Use this URL to cite or link to this record in EThOS: http://ethos.bl.uk/OrderDetails.do?uin=uk.bl.ethos.628711
Title: The biofilm matrix at sub-inhibitory concentrations of vancomycin
Author: Doroshenko, Natalya
ISNI:       0000 0004 5346 719X
Awarding Body: University of Southampton
Current Institution: University of Southampton
Date of Award: 2014
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Abstract:
Staphylococcus epidermidis biofilm formation is a primary cause of medical device infections, which are persistent and difficult to eradicate because biofilms intrinsically exhibit a naturally high level of antibiotic resistance. Although biofilm antibiotic resistance or tolerance is a multifactorial process, some mechanisms such as limited diffusion, low metabolic activity and persister cells, contribute to the failure of antibiotics in the treatment of biofilm infections. Current, antibiotic treatment strategies may provide biofilm infections with intermittent exposure to sub-minimum inhibitory concentrations (sub-MIC) of antibiotics. Biofilms have been shown to display an increase in antibiotic tolerance when exposed to antibiotics at sub-MIC. Such mechanisms of adaptive antibiotic resistance are not well characterized but are of extreme clinical importance. This project showed that exposure to sub-MIC vancomycin increases the virulence of S. epidermidis biofilms because it induces vancomycin tolerance. BODIPY FL-vancomycin (fluorescent vancomycin conjugate) and confocal microscopy were used to show that the penetration of vancomycin through sub-MIC vancomycin pre-treated S. epidermidis biofilms was impeded, when compared to control, untreated biofilms. In addition, the results showed that a wide range of sub-MIC vancomycin concentrations induced an increased amount of extracellular DNA (eDNA) within the matrix of sub-MIC vancomycin treated biofilms. Finally, a set of ex vivo experiments using extracted exogenous S. epidermidis DNA revealed that exogenous S. epidermidis DNA binds vancomycin. Collectively these findings suggest that sub-MIC vancomycin exposure increase the abundance of eDNA in the matrix of S. epidermidis biofilms, which protects the biofilm community from subsequent vancomycin exposure by binding vancomycin as it travels through the matrix. Therefore the work in this project provides details of an eDNA-based mechanism of adaptive antibiotic tolerance in sub-MIC vancomycin treated S. epidermidis biofilms, which might be an important factor in the persistence of biofilms infections.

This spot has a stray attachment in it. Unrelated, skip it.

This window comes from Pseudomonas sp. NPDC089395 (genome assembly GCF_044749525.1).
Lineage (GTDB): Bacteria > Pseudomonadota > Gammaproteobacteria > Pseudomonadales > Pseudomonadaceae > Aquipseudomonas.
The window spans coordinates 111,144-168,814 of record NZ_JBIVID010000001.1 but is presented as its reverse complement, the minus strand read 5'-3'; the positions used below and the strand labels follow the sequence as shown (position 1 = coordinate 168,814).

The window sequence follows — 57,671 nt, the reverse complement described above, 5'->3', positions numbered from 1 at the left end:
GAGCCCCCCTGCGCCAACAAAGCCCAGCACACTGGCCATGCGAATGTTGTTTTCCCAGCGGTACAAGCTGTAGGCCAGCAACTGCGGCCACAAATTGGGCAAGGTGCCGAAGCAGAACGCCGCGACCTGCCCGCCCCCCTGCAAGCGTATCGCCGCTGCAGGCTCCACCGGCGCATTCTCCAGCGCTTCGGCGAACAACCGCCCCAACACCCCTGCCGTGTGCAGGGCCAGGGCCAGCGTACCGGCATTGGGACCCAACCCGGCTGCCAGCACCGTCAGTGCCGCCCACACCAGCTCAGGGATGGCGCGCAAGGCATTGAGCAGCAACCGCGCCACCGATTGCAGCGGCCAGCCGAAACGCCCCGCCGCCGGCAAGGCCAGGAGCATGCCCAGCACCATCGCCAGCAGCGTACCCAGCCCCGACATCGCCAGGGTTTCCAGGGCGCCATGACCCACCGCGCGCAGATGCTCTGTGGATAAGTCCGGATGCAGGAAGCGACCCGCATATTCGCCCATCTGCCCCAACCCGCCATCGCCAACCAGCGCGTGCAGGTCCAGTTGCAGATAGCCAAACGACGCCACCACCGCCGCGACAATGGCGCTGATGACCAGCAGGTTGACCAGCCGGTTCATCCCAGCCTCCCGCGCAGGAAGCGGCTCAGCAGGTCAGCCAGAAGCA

Supervisor: Stoodley, Paul Sponsor: Not available
Qualification Name: Thesis (Ph.D.) Qualification Level: Doctoral
EThOS ID: uk.bl.ethos.628711  DOI: Not available
Keywords: RS Pharmacy and materia medica
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